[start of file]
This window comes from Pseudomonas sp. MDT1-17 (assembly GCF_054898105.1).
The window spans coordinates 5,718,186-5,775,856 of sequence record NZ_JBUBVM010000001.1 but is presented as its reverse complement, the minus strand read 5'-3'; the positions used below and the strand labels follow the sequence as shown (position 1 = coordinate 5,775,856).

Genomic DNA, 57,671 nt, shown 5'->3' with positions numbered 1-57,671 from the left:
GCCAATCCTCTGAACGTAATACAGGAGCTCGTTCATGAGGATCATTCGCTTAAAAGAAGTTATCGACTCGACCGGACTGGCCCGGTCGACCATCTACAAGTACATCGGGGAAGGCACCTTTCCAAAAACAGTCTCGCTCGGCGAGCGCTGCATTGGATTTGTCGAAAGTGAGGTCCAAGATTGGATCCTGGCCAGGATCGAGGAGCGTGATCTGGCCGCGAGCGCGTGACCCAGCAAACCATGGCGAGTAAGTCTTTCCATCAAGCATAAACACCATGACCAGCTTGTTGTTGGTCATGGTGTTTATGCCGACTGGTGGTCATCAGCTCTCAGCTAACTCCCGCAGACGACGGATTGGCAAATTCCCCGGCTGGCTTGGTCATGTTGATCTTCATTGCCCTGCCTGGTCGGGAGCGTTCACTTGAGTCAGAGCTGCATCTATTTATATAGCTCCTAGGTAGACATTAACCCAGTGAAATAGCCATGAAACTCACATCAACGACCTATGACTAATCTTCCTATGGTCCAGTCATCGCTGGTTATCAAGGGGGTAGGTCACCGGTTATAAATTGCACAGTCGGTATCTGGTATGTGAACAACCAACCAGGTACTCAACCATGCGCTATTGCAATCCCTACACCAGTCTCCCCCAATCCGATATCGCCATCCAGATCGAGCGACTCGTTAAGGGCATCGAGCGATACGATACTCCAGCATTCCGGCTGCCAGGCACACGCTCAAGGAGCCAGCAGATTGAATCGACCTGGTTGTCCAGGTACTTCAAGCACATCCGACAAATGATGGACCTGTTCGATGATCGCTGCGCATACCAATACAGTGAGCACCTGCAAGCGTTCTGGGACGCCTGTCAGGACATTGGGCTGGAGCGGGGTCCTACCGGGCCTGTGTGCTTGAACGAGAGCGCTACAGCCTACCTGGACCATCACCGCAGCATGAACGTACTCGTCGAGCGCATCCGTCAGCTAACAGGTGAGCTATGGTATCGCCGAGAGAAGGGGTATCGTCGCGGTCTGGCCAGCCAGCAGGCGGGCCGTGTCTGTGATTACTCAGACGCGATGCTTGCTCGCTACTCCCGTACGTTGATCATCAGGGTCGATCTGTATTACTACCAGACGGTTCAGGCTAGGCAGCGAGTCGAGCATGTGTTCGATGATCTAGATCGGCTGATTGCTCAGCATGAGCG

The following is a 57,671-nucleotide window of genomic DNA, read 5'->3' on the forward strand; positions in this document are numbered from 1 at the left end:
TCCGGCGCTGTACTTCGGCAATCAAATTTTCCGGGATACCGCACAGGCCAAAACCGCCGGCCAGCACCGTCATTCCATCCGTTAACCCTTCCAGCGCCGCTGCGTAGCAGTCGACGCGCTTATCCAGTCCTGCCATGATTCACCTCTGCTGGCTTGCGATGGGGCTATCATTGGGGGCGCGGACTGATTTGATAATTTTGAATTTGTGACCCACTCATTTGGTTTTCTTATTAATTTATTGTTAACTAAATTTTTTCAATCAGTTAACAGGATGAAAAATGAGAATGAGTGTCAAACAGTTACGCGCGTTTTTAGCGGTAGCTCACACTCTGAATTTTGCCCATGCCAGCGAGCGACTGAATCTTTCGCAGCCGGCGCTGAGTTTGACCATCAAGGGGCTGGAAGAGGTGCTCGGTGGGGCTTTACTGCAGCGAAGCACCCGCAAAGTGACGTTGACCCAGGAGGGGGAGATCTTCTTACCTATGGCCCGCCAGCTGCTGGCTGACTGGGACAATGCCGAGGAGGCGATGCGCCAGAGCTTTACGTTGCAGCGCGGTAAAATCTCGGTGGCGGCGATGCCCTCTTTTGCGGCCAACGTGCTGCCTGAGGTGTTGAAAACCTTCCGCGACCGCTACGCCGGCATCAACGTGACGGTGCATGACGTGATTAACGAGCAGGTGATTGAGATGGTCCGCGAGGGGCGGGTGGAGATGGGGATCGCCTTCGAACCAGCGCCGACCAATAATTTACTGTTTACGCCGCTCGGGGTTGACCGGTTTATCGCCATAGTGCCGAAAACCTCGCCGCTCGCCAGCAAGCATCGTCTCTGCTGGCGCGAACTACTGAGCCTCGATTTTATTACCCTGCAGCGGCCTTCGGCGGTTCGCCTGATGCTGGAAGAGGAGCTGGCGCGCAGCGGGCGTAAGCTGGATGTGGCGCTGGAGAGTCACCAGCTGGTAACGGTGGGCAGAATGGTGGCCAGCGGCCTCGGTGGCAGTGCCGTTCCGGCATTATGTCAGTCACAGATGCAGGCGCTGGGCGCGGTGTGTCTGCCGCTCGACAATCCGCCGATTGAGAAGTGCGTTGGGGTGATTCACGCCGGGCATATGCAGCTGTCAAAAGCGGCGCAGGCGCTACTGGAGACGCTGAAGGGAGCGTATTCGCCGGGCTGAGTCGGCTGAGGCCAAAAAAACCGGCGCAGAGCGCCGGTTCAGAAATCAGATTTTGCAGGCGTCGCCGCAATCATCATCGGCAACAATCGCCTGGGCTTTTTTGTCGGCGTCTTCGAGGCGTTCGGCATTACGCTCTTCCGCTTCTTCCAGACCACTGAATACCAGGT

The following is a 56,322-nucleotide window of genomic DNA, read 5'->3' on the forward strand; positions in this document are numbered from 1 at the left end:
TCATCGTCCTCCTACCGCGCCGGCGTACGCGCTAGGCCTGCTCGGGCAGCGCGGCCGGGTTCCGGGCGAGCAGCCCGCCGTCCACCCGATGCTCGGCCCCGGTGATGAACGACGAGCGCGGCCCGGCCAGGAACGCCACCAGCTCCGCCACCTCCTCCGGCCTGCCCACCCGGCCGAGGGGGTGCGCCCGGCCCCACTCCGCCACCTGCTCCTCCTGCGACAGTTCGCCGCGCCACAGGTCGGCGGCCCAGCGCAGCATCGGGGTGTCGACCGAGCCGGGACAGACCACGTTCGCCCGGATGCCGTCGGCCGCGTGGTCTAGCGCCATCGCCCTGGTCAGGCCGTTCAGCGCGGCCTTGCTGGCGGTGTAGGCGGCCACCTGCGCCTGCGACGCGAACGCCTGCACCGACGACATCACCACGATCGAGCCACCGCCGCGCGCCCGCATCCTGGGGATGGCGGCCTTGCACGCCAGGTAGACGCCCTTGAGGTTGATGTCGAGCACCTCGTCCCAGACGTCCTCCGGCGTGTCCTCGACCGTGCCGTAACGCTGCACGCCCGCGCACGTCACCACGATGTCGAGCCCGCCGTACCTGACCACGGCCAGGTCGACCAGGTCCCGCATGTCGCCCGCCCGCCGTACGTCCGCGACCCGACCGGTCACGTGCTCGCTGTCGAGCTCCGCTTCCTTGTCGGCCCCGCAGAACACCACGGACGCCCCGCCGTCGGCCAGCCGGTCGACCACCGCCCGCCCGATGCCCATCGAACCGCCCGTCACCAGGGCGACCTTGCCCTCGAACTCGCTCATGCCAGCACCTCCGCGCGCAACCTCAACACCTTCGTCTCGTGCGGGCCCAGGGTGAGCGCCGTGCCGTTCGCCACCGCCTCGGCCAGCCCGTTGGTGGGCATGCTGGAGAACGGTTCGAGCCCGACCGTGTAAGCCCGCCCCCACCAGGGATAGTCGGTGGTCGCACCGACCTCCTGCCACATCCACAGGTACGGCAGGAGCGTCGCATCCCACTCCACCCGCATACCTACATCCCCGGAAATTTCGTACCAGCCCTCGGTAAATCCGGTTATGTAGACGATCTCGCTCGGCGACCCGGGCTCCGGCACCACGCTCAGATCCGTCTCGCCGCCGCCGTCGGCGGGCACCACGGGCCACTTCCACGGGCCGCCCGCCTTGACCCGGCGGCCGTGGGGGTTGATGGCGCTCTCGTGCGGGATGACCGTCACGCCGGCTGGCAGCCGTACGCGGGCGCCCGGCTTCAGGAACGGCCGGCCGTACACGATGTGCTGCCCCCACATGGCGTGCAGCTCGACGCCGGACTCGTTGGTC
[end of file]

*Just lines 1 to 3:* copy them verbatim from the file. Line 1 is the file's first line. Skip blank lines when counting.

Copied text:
This window comes from Pseudomonas sp. MDT1-17 (assembly GCF_054898105.1).
The window spans coordinates 5,718,186-5,775,856 of sequence record NZ_JBUBVM010000001.1 but is presented as its reverse complement, the minus strand read 5'-3'; the positions used below and the strand labels follow the sequence as shown (position 1 = coordinate 5,775,856).

Genomic DNA, 57,671 nt, shown 5'->3' with positions numbered 1-57,671 from the left: